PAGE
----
Just like the process science proceeds through, the stepping stones to reaching the deepest understanding of one’s own personality, follow the same distinct pathway. The first step into anything, including both scientific understanding as well as the understanding of one’s personality, is to observe our surroundings. The way one can do this is by using solely one’s unassisted five natural senses (taste, smell, touch, sight, and hearing, but one can also do this with items that can enhance and assist our five senses. These observations are also called unsystematic observations. The second step in this process is called building theories which is doing exactly what it says, creating a theory. This is accomplished by collecting and analyzing the observations that were discovered in step one. In the third step, evaluating propositions, one takes the theories from step two that derived from the observations gathered in step one, this is tested through a process called the context of justification. This is where one attempts to justify why the theory may or may not be true as well as using observations to prove or disprove one’s theories.

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The term personality is defined as, the combination of different traits or qualities that form an individual’s distinct character. There are theories of the personality as well such as, trait theories, psychodynamic theories, behavioral theories, and humanist theories. Trait theories suggest that there are a limited number of personality types that are influenced by biological factors. Psychodynamic theories emphasize the influence of the unconscious mind of the personality. Behavioral theories suggest that the personality is formed through and are the result of an individual’s interaction with their environment. Humanist theories emphasize the importance of free will and individual experience in the personality’s development. Based on the newly acquired knowledge about unsystematic observation, building theories, and evaluating propositions as well as the already known knowledge of the personality, I can apply these suggested processes to better understand my own personality.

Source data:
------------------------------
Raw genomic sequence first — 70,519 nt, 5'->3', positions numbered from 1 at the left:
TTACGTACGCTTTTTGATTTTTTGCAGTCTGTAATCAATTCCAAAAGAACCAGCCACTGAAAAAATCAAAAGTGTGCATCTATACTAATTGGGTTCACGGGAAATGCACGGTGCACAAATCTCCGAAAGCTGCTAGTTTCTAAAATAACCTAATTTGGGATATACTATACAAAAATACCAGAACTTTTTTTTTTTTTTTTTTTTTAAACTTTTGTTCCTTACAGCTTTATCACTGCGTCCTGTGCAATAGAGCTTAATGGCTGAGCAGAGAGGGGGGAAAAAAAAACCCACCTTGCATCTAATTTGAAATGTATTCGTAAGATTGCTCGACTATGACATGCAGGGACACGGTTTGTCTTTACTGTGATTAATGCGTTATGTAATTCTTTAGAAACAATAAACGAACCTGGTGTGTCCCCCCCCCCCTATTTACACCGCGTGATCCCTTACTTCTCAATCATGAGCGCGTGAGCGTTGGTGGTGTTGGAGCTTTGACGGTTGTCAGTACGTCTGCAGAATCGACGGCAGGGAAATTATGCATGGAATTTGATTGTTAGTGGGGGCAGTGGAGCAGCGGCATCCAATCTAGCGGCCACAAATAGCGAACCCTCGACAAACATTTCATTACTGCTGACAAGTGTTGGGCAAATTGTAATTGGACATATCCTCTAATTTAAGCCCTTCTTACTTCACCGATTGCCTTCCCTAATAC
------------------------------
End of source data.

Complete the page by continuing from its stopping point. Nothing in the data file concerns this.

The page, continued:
I have a real issue with road rage, and by using unsystematic observations I have noticed what things tend to trigger my road rage, such as people tailgating me, the way I drive personally, and the type of environments I tend to have to drive around in while on the go. I also observed my reactions to these situations and have begun to develop a theory and have been building a theory based off my observations. I have noticed I tend to be impatient in similar high pressure situations such as crowded areas and close contact situations, like malls and stores, which is very similar to when I am driving. I then have been to begin evaluating the propositions through the context of justification and have found that my observations have proven that my road rage results from my impatience in high pressure and close contact situations.

Work Cited: PART I THE BACKGROUND: PERSONS, HUMAN NATURE, AND CULTURE, Copyright © 2009 John Wiley & Sons, Inc. Roberts,Ashley
Week 1 CheckPoint: Observations
Write a 200- to 300-word response to the following: How have you used the scientific process (unsystematic observation, building theories, and evaluating propositions) in your life to better understand your personality? Provide an example in your response.

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